Message to Lori Yoder:
“Today I met Herb in the hall, and he said, ‘Hi there, trouble,’ and I responded with ‘I thought we were buddies?’ His response was, ‘We are; that’s why we can talk like this to each other.’ I love that guy.”
—Audrey Christman, Supervisor, Housekeeping/Laundry Services, Waterford Crossing, Goshen, Ind.
Message to Waterford Crossing:
“This is what I like about WC. A friendly, joking atmosphere that is perfect for my dad, who loves to rib people. You just have to take everything he says with a grain of salt.”
—Lori Yoder (daughter of Herb), Glendale, Ariz.
The above exchange, conducted via a web-based platform called Smile, is a wonderful expression of my organization’s motto: “Celebrating and Supporting Life’s Journey.”
Too often in long-term care, we only communicate with families when a problem occurs:
- “Mom fell.”
- “Dad’s condition is declining.”
- “Mom had an issue with her meds.”
Rarely does a staffer pick up the phone and say, “I had such a fun time with your mom today. She won the prize for the best outfit for Crazy Dress-Up Day.”
Using modern communications technology, my team at Waterford Crossing in Goshen, Ind., can instantly celebrate the fulfilling parts of our residents’ lives with their families through words, photos, audio and video.
Supplementing existing efforts
Before rolling out use of the cloud-based platform this year, we already had worked hard on communicating. We have a weekly newsletter called The Grapevine, which is available to all the residents and families via email or our website. It conveys community news and lists all upcoming activities. Our executive director, Bryan Mierau, also produces The Infogram, a monthly publication that relays the big picture of where our organization is headed and the major events on the horizon. It is sent with our billing statements. Our staff puts much effort into outreach to family members whenever a need or opportunity arises.
Those are good examples of traditional community-wide communications, but we wanted to establish a channel for individual outreach.
“I actually thought we were communicating as well as we could with family members and residents, but Smile has taken it to a whole other level, where staff, families and residents can much more spontaneously interact,” Mierau says. “Staff have cameras and smartphones with them more often, so now when something good happens, they can easily and spontaneously capture and share it. It builds on our positive culture.”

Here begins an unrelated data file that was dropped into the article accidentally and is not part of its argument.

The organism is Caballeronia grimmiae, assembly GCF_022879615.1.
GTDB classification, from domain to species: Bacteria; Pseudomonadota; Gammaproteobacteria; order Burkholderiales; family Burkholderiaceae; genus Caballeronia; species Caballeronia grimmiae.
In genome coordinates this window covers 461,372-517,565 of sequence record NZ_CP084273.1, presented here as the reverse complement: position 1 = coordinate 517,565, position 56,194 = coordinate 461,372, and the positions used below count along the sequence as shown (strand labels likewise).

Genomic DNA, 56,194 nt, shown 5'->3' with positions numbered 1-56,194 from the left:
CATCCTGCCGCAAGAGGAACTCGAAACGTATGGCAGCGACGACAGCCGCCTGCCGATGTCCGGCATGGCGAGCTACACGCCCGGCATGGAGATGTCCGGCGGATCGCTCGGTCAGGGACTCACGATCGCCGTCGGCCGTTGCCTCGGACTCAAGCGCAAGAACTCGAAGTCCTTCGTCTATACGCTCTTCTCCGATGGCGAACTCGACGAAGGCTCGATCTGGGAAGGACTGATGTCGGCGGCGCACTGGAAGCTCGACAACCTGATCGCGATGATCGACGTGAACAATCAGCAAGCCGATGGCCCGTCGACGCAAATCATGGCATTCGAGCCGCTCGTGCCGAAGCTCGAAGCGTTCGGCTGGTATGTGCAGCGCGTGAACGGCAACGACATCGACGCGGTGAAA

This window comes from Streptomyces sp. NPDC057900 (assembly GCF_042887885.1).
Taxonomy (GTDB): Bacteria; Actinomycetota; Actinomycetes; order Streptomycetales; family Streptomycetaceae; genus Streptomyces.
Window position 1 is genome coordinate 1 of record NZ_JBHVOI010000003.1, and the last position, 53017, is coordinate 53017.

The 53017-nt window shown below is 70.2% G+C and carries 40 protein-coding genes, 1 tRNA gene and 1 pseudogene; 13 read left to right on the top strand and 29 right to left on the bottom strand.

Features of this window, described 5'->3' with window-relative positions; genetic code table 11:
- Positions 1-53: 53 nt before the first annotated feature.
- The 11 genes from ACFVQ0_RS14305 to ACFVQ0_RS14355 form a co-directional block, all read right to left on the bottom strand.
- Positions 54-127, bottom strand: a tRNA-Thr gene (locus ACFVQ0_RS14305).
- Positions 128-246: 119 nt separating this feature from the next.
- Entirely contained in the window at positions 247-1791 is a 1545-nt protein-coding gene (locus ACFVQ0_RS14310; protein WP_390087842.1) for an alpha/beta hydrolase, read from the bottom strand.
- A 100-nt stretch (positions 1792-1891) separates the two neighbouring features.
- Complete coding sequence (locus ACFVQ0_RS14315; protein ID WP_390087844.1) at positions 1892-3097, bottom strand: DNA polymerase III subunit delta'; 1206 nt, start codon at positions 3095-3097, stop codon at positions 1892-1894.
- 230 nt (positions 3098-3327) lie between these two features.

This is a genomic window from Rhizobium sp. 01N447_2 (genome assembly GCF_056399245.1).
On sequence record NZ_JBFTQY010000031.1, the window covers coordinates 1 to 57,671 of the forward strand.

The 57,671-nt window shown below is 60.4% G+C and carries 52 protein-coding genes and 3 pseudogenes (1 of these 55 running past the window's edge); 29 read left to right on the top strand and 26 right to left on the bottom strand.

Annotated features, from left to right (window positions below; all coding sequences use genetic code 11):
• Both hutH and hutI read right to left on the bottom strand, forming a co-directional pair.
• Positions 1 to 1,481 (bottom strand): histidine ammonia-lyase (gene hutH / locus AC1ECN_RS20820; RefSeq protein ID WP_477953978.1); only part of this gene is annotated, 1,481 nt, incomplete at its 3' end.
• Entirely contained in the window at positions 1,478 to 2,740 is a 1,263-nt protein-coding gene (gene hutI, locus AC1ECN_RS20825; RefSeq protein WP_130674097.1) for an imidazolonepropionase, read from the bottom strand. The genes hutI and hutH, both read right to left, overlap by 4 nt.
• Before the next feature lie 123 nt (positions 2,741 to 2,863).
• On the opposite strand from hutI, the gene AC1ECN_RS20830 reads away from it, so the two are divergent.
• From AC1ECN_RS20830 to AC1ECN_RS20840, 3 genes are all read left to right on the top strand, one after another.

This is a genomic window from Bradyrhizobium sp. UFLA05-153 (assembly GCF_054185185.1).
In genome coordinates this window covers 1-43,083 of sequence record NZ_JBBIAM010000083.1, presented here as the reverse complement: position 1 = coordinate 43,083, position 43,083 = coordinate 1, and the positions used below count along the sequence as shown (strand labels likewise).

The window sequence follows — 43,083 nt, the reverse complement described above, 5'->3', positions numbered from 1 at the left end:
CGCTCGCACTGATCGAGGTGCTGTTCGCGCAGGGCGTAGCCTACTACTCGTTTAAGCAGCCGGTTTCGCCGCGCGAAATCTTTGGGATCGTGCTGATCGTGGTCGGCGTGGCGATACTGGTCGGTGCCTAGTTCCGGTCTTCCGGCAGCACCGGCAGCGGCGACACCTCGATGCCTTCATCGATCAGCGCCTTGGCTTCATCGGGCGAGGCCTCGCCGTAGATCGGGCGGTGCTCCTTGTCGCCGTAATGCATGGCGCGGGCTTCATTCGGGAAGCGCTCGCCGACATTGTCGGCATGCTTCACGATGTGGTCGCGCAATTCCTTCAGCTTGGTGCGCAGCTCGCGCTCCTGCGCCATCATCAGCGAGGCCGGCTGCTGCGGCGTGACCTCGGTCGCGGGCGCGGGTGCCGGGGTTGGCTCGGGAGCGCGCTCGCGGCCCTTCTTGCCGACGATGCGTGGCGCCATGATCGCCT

The web platform provides Waterford Crossing with cloud-based technology through which we can send and receive text messages and emails from any computer or mobile device. Staff can share text, photos, video and audio files about special events using fully secure data encryption that is compliant with the Health Insurance Portability and Accountability Act and excludes personal health information.
Frankly, I had never seen anything like it. It is something like a family Facebook page but is centered around one person or couple.
Smile facilitates the planning and scheduling of activities tailored to residents’ individualized needs and assists in creating groups of residents based on shared interests. Families can use the portal to enter information on residents’ life stories and prior interests to help caregivers learn more about them as individuals.
“Living as far away as I do, I'm very grateful for this new way of communicating,” says Yoder, whose father resides at Waterford Crossing. “I get to see pictures of Dad and [stepmother] Anna, and I get notes from staff members who interact with them. I like seeing what activities they are participating in and what other options are available to them. I also like telling stories about my dad through the personal profile; this gives the staff something to talk and laugh about with my dad. It has been a lot of fun.”
Other communications platforms have been developed for senior living communities, and some of Smile’s functionality is similar to the existing tools. We like the flexibility and utility Smile offers for all users—staff members, caregivers and family members—and its analytics and reporting functions, which allow us to track levels of engagement by resident and activity as well as how frequently we are in communication with which families.
Planning an effective launch
It’s nice to have a good app, but success comes with good implementation of that app.
Carol Srun, Waterford's community life coordinator, trained senior staff members and nurses to use the technology, then rolled it out at an all-staff meeting. “We wanted everyone to contribute, and [so we] created a form to fill out when they reported on something,” she says. “We created a saying: ‘If you smiled and the resident smiled, then you probably had a Smile moment.’ ”
It helps that the tool is easy to learn and use, Srun says. “It only takes 15 to 20 minutes to train new staff members, and they are sending messages to families the same day.”